An Odd Seminar And Interesting Debate
Hope you all had a grand thanksgiving with family and friends.
I’d like to share something that happened last week. I was in Providence, Rhode Island participating in a seminar on divine providence at the annual meeting of the Evangelical Theological Society (ETS). The seminar was held in a large hotel ballroom and the place was packed, with people even sitting on the floor along the walls.
I’ve done a number of these seminars, but this was by far the strangest.
First, this was supposed to be a seminar on the four different models of providence usually held by evangelicals. Paul Helseth represented the “omni-causal” view (Calvinism), William Lane Craig represented the “Middle Knowledge ” view (Molinism); I represented the “open” view (Open Theism), and Ron Highfield represented “the comprehensive supervision” view.
The trouble is, no one had ever heard of the “comprehensive supervision” view! It turns out it’s the Calvinist view all over again!
When Highfield was asked how his view differed from Helseth’s, his only reply was, “I’m not comfortable with the word ‘omni-causal.” When I asked Helseth how he thought his view differed from Highfield’s, he just smiled and shrugged his shoulders.
One would have thought the seminar would have included a simple foreknowledge (classical Arminian) model of providence as the fourth view. What an odd omission!
Soon into the seminar we all learned that the moderator who put the seminar together was a very passionate Calvinist, which possibly explains the odd “doubling up” on the Calvinist perspective. But it also explains a second extremely odd aspect of this seminar.
After Paul Helseth opened the seminar with a fine paper defending the Calvinist model of providence, the moderator — whose job is to introduce speakers, field question and, most importantly, stay neutral — asked if there were any questions. After about 2 seconds — I kid you not — he said, “Okay then” and proceeded to give all of us (and I quote) “four compelling reasons why we should all strongly consider embracing the Calvinist view.” He then started to passionately preach about how the Bible “clearly” and “emphatically” teaches omni-causality!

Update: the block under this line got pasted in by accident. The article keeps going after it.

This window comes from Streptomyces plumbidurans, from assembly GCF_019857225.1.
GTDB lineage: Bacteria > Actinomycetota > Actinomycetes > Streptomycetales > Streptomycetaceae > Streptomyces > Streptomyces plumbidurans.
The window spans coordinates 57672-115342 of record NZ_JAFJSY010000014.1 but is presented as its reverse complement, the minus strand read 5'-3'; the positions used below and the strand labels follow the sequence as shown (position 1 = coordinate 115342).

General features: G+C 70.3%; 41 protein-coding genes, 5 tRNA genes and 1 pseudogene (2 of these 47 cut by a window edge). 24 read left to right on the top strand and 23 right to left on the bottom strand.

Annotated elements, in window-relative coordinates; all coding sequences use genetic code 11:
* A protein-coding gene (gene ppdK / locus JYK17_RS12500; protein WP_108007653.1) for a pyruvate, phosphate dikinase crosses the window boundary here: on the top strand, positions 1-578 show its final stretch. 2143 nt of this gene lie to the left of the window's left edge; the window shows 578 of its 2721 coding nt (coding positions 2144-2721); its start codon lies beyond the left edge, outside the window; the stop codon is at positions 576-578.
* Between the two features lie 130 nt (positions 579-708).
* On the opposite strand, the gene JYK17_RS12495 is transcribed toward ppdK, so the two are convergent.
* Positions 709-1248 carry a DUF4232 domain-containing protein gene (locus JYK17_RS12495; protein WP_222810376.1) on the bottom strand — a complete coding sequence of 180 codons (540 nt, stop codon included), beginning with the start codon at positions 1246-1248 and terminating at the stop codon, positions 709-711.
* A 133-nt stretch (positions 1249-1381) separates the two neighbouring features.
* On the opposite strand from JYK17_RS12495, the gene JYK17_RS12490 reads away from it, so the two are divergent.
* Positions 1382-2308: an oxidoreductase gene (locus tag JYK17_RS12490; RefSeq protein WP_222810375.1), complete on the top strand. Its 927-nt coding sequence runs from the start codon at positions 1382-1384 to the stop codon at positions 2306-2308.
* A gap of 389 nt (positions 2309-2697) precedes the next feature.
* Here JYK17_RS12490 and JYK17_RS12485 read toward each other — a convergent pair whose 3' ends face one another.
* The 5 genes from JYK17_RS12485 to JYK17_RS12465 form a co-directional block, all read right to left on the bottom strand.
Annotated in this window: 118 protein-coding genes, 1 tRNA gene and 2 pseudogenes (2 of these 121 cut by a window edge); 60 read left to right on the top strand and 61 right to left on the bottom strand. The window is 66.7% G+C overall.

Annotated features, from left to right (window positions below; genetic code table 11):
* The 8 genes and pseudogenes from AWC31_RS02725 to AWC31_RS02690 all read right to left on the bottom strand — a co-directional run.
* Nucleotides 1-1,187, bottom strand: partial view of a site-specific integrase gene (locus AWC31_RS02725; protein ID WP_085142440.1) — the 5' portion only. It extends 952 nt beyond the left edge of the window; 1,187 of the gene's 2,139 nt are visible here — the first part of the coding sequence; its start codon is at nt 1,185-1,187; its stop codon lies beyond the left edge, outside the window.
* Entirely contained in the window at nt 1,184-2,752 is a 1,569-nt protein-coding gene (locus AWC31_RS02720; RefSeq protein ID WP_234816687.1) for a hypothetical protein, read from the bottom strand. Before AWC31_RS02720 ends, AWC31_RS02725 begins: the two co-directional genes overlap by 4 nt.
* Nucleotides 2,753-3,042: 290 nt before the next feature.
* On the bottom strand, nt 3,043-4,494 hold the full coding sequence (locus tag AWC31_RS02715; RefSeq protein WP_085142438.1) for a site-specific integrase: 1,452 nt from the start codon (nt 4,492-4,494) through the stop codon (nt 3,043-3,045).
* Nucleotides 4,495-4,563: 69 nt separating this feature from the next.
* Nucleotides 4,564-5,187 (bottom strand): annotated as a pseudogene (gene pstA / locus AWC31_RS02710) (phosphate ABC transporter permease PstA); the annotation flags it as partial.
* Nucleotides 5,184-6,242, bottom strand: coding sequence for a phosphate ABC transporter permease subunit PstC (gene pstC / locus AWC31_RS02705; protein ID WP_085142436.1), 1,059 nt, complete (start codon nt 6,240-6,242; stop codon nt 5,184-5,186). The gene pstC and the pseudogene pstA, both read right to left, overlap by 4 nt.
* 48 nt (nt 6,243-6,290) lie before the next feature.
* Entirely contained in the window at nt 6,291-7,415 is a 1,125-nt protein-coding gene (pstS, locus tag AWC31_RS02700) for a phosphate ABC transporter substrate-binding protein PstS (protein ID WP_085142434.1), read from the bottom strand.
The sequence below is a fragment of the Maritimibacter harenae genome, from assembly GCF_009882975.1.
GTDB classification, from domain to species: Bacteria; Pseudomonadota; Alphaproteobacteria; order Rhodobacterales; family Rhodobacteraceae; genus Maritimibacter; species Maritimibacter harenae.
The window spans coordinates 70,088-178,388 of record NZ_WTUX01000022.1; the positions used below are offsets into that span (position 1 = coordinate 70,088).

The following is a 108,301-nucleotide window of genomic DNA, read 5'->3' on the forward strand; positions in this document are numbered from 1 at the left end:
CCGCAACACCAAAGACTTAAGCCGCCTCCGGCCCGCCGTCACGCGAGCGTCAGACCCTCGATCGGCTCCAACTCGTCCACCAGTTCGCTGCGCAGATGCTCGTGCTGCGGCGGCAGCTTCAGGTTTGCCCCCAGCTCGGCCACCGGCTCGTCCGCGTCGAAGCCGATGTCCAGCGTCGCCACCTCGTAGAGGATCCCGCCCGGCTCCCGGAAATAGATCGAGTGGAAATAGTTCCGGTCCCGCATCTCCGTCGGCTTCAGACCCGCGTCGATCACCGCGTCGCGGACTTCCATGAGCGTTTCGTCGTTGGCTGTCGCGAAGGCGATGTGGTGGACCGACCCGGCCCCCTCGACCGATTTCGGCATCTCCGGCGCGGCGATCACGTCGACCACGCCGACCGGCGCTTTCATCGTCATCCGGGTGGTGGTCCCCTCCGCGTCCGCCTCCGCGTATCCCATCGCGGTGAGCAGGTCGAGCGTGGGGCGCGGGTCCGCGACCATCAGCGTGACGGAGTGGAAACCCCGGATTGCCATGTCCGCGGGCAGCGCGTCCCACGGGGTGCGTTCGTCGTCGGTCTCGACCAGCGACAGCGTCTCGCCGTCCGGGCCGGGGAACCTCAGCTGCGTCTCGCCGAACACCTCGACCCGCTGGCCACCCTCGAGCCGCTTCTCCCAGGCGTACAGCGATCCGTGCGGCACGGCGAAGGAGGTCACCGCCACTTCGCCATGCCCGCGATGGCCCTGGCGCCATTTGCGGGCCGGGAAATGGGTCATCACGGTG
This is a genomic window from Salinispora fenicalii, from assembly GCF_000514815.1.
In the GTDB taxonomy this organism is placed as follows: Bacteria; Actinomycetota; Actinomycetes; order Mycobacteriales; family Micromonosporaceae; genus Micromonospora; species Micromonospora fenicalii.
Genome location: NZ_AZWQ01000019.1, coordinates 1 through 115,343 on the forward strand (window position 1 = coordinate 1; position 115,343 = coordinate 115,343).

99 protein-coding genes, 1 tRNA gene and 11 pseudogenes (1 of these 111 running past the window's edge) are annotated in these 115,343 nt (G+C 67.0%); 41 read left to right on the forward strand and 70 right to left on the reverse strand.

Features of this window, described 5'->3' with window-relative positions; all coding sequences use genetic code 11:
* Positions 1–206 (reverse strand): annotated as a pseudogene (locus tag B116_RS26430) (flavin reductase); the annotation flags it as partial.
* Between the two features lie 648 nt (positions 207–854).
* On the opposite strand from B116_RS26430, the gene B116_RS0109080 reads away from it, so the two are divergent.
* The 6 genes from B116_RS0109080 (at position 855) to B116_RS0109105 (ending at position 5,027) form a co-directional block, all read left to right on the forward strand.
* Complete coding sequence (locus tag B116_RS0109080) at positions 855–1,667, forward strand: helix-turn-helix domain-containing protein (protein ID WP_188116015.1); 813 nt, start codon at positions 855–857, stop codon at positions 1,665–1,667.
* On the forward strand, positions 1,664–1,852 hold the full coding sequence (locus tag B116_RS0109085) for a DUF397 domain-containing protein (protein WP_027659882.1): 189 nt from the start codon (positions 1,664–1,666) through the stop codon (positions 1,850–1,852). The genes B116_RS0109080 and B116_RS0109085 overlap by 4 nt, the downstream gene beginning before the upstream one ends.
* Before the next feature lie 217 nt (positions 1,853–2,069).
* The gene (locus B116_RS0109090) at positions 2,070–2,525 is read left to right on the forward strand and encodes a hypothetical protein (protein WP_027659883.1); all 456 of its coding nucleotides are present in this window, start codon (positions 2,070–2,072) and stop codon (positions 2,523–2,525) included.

I began to laugh involuntarily. Bill Craig turned to me and exclaimed, “This is positively bizzare!” And it was. After about one and a half minutes of this (we were all stunned into silence) an irate seminar attender finally interrupted the evangelist/moderator and said, “Do you mind if we ask the presenter a few questions?” The preacher sheepishly backed down, and a nice discussion ensued. But the comedy wasn’t over, for throughout the entire seminar this fellow would make comments and gestures of approval for all pro-Calvinist statements while shaking his head and muttering beneath his breath in response to any anti-Calvinist and/or pro-Molinist or openness comments. To be honest, I found this guys’ uncontainable passion for his views to be charming and very entertaining. But it obviously didn’t serve him well as a moderator.
On the whole, the seminar didn’t break any new ground. It may have even been a bit on the boring side. The only really interesting part of the seminar for me was when Bill Craig and I debated. (He’s always fun to spar with). Two issues are perhaps worth repeating.
* Craig defended a definition of omniscience that basically says that an omniscient being must know all true propositions as true and all false propositions as false. On this basis he holds that God knows (among other things) what all future agents will do, and what all agents would do were they in different circumstances. (This is called God’s “counterfactual” knowledge and is the main distinctive of Molinism).